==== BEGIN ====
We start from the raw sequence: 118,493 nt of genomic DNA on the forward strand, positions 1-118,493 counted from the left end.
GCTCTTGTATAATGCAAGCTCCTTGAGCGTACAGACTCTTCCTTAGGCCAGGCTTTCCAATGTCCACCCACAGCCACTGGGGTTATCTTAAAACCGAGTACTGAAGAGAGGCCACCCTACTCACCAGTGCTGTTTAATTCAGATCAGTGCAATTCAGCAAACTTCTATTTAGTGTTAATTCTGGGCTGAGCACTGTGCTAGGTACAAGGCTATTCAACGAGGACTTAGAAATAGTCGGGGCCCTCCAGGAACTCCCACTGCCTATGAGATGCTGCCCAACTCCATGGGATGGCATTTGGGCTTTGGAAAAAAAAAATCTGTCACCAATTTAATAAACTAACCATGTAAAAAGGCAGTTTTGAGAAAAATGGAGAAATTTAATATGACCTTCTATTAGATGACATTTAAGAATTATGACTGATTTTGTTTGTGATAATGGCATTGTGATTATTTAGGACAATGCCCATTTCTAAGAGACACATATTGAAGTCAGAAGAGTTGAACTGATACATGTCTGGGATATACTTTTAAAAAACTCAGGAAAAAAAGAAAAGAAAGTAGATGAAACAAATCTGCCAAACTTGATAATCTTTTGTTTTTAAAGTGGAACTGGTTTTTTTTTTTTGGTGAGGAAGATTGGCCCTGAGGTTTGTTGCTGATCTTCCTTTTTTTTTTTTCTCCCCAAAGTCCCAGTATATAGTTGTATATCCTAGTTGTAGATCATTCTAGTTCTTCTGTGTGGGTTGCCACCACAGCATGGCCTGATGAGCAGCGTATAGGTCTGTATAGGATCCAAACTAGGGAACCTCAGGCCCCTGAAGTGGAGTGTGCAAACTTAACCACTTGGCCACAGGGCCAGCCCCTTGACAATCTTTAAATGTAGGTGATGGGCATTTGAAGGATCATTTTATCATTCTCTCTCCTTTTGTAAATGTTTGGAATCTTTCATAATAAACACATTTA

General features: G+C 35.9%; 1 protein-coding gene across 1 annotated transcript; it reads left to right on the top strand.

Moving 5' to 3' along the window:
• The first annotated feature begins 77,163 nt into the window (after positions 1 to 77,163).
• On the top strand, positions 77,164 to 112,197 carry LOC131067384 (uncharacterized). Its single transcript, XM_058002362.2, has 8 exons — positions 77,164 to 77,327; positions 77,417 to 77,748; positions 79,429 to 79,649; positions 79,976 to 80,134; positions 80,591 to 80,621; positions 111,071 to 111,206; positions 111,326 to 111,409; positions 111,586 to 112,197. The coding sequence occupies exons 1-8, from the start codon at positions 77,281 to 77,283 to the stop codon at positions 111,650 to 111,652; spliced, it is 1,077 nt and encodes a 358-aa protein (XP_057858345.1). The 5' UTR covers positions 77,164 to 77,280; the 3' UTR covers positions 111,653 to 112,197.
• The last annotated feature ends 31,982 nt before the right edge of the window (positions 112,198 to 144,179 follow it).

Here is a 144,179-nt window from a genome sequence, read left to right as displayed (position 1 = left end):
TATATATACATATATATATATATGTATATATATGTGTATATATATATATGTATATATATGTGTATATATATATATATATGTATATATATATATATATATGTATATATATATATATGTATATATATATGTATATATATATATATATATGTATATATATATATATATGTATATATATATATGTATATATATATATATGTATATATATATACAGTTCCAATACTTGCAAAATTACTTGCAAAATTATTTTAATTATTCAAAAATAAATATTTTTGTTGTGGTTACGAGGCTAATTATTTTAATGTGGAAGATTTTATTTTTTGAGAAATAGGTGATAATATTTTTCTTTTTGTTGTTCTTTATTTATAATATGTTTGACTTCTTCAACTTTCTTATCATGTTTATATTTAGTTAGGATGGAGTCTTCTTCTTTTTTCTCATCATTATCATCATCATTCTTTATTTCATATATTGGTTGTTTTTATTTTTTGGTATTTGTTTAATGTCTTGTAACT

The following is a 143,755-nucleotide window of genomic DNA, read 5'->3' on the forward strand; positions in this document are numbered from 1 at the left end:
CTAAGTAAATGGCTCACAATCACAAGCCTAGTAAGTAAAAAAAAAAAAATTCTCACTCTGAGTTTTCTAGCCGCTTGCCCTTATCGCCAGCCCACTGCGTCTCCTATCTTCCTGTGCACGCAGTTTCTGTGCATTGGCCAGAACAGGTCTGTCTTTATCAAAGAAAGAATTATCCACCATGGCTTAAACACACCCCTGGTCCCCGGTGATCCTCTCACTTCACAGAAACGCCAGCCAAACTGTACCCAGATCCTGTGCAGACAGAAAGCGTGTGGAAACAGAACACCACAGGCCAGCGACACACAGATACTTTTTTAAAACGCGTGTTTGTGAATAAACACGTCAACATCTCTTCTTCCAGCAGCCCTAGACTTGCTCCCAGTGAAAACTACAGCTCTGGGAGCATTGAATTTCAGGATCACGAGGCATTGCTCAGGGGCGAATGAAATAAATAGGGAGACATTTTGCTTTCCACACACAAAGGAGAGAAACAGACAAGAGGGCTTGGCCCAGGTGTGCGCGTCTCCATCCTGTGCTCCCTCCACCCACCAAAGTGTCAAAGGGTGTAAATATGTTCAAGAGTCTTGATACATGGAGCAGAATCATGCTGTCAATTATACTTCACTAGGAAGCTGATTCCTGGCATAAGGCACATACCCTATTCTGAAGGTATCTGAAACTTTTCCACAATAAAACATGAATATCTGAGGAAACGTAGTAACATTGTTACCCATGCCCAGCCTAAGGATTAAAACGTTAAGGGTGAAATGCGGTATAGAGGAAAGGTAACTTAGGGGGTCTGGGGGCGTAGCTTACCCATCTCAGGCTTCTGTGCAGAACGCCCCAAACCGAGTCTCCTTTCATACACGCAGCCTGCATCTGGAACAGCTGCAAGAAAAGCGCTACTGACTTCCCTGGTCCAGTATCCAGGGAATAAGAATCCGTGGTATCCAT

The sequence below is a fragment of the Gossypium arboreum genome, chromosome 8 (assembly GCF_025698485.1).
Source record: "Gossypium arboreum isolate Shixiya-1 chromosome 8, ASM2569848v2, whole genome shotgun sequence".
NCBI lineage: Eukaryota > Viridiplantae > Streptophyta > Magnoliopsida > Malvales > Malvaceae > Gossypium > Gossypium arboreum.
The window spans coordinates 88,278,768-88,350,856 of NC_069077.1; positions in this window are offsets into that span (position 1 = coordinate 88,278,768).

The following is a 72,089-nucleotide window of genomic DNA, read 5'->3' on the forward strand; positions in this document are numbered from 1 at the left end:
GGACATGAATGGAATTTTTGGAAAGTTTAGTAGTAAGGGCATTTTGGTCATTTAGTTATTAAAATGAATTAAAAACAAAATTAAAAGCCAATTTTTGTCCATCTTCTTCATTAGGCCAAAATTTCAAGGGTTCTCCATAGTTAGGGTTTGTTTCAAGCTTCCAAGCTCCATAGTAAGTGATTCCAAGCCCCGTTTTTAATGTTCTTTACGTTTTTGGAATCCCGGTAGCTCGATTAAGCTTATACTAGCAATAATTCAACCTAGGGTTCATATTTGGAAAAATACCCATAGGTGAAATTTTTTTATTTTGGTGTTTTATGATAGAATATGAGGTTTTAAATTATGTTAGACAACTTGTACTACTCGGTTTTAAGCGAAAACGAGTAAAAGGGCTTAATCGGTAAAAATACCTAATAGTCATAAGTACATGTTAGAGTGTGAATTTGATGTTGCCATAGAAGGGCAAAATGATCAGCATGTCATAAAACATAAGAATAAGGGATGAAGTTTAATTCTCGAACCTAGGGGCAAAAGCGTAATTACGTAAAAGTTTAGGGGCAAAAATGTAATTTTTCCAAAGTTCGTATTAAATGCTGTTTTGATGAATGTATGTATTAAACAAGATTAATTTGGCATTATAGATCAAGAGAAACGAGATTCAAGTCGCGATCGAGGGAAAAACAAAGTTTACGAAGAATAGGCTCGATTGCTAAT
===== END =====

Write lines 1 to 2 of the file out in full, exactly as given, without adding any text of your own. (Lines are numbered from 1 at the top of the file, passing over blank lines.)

We start from the raw sequence: 118,493 nt of genomic DNA on the forward strand, positions 1-118,493 counted from the left end.
GCTCTTGTATAATGCAAGCTCCTTGAGCGTACAGACTCTTCCTTAGGCCAGGCTTTCCAATGTCCACCCACAGCCACTGGGGTTATCTTAAAACCGAGTACTGAAGAGAGGCCACCCTACTCACCAGTGCTGTTTAATTCAGATCAGTGCAATTCAGCAAACTTCTATTTAGTGTTAATTCTGGGCTGAGCACTGTGCTAGGTACAAGGCTATTCAACGAGGACTTAGAAATAGTCGGGGCCCTCCAGGAACTCCCACTGCCTATGAGATGCTGCCCAACTCCATGGGATGGCATTTGGGCTTTGGAAAAAAAAAATCTGTCACCAATTTAATAAACTAACCATGTAAAAAGGCAGTTTTGAGAAAAATGGAGAAATTTAATATGACCTTCTATTAGATGACATTTAAGAATTATGACTGATTTTGTTTGTGATAATGGCATTGTGATTATTTAGGACAATGCCCATTTCTAAGAGACACATATTGAAGTCAGAAGAGTTGAACTGATACATGTCTGGGATATACTTTTAAAAAACTCAGGAAAAAAAGAAAAGAAAGTAGATGAAACAAATCTGCCAAACTTGATAATCTTTTGTTTTTAAAGTGGAACTGGTTTTTTTTTTTTGGTGAGGAAGATTGGCCCTGAGGTTTGTTGCTGATCTTCCTTTTTTTTTTTTCTCCCCAAAGTCCCAGTATATAGTTGTATATCCTAGTTGTAGATCATTCTAGTTCTTCTGTGTGGGTTGCCACCACAGCATGGCCTGATGAGCAGCGTATAGGTCTGTATAGGATCCAAACTAGGGAACCTCAGGCCCCTGAAGTGGAGTGTGCAAACTTAACCACTTGGCCACAGGGCCAGCCCCTTGACAATCTTTAAATGTAGGTGATGGGCATTTGAAGGATCATTTTATCATTCTCTCTCCTTTTGTAAATGTTTGGAATCTTTCATAATAAACACATTTA